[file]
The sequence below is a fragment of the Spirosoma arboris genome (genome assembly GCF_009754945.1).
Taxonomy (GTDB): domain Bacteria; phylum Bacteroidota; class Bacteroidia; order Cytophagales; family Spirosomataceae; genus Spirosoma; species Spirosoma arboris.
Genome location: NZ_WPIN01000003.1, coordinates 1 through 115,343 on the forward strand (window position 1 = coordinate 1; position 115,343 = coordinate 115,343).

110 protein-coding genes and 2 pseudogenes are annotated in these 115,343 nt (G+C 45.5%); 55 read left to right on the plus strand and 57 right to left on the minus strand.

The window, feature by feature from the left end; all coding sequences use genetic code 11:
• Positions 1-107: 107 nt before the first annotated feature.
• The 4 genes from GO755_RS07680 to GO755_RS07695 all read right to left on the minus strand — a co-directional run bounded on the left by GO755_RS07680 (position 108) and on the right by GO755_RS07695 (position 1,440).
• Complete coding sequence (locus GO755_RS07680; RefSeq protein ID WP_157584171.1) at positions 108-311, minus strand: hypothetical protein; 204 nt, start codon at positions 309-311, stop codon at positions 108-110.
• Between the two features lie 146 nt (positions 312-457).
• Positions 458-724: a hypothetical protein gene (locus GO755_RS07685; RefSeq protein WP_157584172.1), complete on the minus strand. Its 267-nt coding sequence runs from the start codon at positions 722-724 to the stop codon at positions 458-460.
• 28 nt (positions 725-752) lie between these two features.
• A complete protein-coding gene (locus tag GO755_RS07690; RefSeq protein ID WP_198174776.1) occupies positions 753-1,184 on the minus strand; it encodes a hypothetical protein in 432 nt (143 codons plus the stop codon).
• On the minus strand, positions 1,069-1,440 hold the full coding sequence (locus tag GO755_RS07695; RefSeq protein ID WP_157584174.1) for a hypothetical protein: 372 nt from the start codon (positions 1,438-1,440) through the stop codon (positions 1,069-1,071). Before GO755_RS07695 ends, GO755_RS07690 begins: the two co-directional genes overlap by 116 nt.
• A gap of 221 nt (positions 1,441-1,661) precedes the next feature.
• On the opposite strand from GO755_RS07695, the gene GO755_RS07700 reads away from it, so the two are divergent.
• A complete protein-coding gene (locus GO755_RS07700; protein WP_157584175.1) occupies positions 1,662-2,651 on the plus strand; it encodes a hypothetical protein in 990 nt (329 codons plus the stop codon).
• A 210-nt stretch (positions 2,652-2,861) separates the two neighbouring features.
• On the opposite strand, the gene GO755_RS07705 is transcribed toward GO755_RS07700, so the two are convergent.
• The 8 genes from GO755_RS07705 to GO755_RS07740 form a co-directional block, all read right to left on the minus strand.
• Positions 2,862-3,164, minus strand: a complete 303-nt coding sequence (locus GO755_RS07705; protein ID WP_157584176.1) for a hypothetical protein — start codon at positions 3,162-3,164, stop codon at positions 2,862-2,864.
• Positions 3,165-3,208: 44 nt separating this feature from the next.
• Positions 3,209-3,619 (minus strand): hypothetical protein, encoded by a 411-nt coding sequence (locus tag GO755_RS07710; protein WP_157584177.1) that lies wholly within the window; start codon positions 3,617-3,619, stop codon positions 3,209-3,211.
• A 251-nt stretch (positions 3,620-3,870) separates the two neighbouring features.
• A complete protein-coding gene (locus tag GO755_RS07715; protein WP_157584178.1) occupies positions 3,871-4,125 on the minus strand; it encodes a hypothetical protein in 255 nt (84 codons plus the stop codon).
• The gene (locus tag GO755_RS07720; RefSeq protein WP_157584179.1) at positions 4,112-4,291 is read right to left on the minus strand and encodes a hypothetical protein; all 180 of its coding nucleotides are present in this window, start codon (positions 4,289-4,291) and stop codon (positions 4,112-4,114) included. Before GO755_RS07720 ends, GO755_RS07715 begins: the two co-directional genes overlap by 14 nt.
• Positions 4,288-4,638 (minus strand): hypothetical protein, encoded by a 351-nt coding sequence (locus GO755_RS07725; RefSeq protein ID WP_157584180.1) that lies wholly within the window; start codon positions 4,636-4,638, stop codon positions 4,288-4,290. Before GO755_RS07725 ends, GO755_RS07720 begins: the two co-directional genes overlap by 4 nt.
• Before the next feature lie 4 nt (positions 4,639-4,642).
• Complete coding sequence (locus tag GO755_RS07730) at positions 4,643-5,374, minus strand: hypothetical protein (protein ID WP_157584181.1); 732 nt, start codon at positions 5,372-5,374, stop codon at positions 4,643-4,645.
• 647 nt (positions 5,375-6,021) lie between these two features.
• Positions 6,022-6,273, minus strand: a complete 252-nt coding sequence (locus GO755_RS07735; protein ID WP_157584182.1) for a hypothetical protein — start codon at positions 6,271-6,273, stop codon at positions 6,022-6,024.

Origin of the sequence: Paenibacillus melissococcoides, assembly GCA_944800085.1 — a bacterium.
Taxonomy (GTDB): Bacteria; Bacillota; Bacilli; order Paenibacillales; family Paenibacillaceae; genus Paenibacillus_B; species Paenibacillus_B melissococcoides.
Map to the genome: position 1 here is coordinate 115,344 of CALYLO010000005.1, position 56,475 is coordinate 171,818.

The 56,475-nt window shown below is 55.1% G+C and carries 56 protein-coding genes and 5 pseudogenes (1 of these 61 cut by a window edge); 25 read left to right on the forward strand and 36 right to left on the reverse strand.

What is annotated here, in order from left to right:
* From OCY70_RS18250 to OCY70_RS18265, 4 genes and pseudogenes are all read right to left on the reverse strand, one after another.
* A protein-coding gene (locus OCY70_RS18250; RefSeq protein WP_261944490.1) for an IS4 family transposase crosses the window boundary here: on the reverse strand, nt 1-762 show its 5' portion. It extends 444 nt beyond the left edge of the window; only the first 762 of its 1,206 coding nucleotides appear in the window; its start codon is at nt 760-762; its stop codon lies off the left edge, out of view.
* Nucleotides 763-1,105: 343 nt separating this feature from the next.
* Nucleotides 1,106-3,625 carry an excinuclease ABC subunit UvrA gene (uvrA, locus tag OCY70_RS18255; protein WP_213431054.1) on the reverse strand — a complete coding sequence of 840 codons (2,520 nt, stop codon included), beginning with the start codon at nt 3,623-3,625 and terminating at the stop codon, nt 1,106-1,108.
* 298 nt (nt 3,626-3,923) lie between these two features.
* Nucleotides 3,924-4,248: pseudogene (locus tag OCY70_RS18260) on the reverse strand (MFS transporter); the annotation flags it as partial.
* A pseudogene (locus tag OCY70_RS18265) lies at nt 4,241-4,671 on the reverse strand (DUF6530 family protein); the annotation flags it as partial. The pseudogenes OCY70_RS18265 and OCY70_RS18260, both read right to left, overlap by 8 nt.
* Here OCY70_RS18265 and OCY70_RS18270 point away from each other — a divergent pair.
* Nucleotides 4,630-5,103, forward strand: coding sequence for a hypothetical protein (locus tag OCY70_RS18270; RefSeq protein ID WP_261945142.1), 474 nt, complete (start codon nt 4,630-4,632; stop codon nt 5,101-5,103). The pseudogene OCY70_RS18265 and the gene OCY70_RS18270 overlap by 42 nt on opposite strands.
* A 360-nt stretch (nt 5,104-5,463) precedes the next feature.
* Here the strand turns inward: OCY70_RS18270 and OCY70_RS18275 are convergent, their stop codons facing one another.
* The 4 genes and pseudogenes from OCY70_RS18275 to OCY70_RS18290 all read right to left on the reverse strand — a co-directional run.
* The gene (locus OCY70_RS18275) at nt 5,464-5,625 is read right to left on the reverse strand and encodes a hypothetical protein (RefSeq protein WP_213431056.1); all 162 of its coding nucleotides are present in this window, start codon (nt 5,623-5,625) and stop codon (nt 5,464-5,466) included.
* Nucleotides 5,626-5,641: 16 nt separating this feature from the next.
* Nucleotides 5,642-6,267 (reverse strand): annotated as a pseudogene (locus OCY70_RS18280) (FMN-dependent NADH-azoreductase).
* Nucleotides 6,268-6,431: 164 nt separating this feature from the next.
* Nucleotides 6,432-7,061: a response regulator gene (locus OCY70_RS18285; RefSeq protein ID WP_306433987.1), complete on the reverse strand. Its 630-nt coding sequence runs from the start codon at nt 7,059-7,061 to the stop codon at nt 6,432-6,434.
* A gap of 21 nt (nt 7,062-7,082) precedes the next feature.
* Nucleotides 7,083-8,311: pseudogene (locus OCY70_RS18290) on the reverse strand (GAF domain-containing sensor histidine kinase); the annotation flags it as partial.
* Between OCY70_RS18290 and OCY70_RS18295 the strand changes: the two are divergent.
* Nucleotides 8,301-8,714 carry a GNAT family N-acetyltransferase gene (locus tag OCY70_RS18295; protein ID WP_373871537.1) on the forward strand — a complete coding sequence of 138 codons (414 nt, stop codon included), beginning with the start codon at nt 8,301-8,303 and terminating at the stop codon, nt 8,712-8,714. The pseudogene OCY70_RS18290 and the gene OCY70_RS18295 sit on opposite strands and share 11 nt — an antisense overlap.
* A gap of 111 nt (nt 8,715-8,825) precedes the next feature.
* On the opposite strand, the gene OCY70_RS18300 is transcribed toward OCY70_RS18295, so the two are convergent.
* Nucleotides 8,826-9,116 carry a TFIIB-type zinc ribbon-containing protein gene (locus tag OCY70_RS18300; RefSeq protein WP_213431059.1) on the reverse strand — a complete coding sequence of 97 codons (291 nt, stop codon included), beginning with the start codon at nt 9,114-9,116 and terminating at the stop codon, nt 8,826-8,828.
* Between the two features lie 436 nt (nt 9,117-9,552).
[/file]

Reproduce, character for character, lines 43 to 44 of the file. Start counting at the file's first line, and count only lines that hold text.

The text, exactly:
* Here OCY70_RS18265 and OCY70_RS18270 point away from each other — a divergent pair.
* Nucleotides 4,630-5,103, forward strand: coding sequence for a hypothetical protein (locus tag OCY70_RS18270; RefSeq protein ID WP_261945142.1), 474 nt, complete (start codon nt 4,630-4,632; stop codon nt 5,101-5,103). The pseudogene OCY70_RS18265 and the gene OCY70_RS18270 overlap by 42 nt on opposite strands.